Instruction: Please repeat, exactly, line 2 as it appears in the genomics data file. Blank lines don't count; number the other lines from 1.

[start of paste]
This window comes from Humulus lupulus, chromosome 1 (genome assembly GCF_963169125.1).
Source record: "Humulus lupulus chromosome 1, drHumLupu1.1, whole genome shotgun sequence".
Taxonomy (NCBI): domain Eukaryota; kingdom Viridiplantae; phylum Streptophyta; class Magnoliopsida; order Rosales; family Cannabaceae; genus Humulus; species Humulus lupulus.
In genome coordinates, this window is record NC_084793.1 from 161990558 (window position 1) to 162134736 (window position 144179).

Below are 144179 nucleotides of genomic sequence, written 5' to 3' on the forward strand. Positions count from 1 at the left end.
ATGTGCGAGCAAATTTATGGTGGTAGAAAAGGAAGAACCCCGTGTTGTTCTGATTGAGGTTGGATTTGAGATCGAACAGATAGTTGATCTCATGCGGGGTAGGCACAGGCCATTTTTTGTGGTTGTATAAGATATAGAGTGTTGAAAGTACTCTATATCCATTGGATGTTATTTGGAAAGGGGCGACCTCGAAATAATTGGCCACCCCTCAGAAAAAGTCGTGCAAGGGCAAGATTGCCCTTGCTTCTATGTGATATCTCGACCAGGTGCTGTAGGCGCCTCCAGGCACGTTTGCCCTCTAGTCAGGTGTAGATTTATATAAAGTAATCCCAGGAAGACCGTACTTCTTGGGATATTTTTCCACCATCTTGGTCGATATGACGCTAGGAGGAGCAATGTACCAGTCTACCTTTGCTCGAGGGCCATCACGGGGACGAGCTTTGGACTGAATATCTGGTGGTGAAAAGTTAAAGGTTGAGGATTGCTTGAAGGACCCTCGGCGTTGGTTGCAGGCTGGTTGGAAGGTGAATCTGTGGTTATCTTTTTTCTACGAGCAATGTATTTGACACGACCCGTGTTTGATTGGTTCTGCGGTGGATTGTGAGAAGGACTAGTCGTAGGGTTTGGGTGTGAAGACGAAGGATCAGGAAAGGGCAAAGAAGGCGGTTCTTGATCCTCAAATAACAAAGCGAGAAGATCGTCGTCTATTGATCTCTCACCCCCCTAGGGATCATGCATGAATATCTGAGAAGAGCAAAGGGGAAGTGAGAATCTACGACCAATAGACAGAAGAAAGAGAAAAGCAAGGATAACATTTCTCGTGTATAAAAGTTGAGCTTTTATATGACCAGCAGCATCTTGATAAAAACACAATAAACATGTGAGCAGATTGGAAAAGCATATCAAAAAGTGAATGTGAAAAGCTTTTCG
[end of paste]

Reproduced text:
Source record: "Humulus lupulus chromosome 1, drHumLupu1.1, whole genome shotgun sequence".